The word colic strikes fear in horse owners the world over. Many times, there is no obvious cause, but triggers can include spoiled feed, abrupt changes in feed, parasite infestation, sand ingestion, lack of water consumption, excess stress, or changes in the weather.
Colic is defined as any source of abdominal discomfort in the horse. The most important step any owner can take is to recognize the symptoms as early as possible and immediately call their veterinarian.
Pawing, rolling, looking at the abdomen, sweating, loss of interest in food and water, and absence of gut sounds in any of the four quadrants are common symptoms. The sooner the veterinarian gets involved in treatment, the better the horse’s chance of survival.
Board-Certified Surgeon Dr Weston Davis, of Florida’s Palm Beach Equine Clinic, explained that one of the biggest challenges in the sport horse population is determining surgical versus non-surgical colic cases.
“We do not want to put a non-surgical case through the risk of anesthesia and the months of healing time, so we try to spare that at all costs and determine the surgical cases as accurately as we can,” Davis said. “On the split side of that, we try to operate as quickly as possible on any horse that needs surgery and not miss any surgical lesion types.”
There are several methods for differentiating surgical cases. Simple physical exam findings, such as the color of the gums, heart rate, gut sounds, and level of pain can all be supportive of surgical necessity. A variety of tests may also include abdominal ultrasounds and rectal exams.
An Abdominocentesis (or belly tap) is performed on every questionable colic case, where fluid is collected from around the intestines and analyzed for color and character. A variety of other laboratory tests will be run on the fluid as well, with the aim of quickly determining if the horse’s bowel is compromised.
If surgery is necessary, there are a few different approaches that may be performed depending on the specific case.
For chronic colic cases, such as horses with longstanding, intermittent colic, an abdominal exploratory procedure may be done with laparoscopy. This option can be done with the horse standing and is a minimally invasive way to examine the full abdomen.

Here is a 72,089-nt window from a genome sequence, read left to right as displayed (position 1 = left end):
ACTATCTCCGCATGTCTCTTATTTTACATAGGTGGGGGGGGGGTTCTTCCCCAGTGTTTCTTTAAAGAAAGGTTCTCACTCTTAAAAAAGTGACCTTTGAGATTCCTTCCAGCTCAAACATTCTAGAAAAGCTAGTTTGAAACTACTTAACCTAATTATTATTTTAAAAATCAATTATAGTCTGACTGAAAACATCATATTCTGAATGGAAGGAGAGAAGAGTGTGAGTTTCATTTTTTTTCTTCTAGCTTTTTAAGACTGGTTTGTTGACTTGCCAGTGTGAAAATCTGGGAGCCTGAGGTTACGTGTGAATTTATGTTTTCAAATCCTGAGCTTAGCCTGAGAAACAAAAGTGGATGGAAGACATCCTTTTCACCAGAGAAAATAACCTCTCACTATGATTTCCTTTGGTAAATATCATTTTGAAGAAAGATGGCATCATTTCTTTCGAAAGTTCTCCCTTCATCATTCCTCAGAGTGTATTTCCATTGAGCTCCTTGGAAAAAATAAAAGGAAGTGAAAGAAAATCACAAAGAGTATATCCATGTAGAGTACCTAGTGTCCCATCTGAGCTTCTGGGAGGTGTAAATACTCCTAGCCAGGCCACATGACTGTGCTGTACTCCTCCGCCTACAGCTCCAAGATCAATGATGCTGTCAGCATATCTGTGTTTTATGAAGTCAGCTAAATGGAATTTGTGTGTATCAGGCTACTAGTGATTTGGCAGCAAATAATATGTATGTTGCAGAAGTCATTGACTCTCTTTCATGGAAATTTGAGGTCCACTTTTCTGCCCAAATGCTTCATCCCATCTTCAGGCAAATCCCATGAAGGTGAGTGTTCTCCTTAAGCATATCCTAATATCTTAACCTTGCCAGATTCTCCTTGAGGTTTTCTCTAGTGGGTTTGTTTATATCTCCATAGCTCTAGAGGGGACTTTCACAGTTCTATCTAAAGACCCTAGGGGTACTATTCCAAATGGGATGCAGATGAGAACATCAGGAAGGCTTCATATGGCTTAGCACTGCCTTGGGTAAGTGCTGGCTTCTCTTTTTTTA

In most acute cases, further steps must be taken. If the veterinarian determines that the horse is a surgical candidate, the patient will go under general anesthesia. The surgeons try to make as small an incision as they can to perform the needed surgical correction.
“If we intervene early, we can take a strangulating or compromised lesion – one that most people understand as a twist – and we can go into the abdomen and correct the twist, reposition everything appropriately, explore the remainder of the abdomen to make sure nothing else is going on, and then close them up,” Davis said.
“Some of these surgeries can be as quick as 30 minutes and require just an untwisting, repositioning, and closure. The ones that are bad are the usually the cases that have a more severe twist or have been going on longer.”
In more severe or long-standing cases, the surgery can require a resection and an anastomosis procedure to excise a compromised or devitalized segment of the intestine. The surgeon then joins the healthy ends back together.
“Even more advanced procedures would be like a re-plumbing of the intestines,” Davis said. “One of the most common examples of this would be a patient with damage to the end of the small intestine, near or involving its junction with the cecum. In a case like this, we would perform a ‘jejunocestomy’ where we join another part of the small intestine to a different position on the cecum.”
After any surgery, there is a process of recovery. Traditionally, most horses will remain in the hospital for a few days. In the post-operative period, they generally receive fluids until they are ready to eat and drink, 3-5 days of antibiotics, and 5-7 days of anti-inflammatories.
“The recovery process is highly dependent upon how sick they are after surgery,” Davis said. “Some horses will bounce back and be home 48 hours later, but a very sick horse could potentially spend seven to ten days in the hospital until they are healthy enough to get off fluids and go home.”
After leaving the hospital, the horse is usually placed on one month of stall rest, followed by another month of turnout in a small paddock. In between eight to 12 weeks, the horse will usually be fully recovered and ready to start back to work.
With the sport horse in mind, the health of the abdominal incision and prevention of infection or hernias is very important. In most cases, the surgeon will recommend physical therapy and special exercises to re-strengthen the horse’s abdominal muscles so that it can get back to work quickly and have a strong abdominal musculature when it does.
“Making the horse walk backwards is one thing that will make them tighten and work their abdominal musculature,” Davis said. “Pinching or tickling around their tail head is another common exercise to make them do something similar to a stomach crunch.”
Davis said that with three Board-Certified Surgeons on staff, as well as a state-of-the-art hospital and the most advanced surgical equipment, the Palm Beach Equine Clinic has a very high success rate in saving horses from life-threatening colic.
“With the combination of quick surgical intervention, excellent surgical care, and specialized post-operative measures, PBEC has a very high rate of return to athletic performance for all of our colic cases,” Davis said.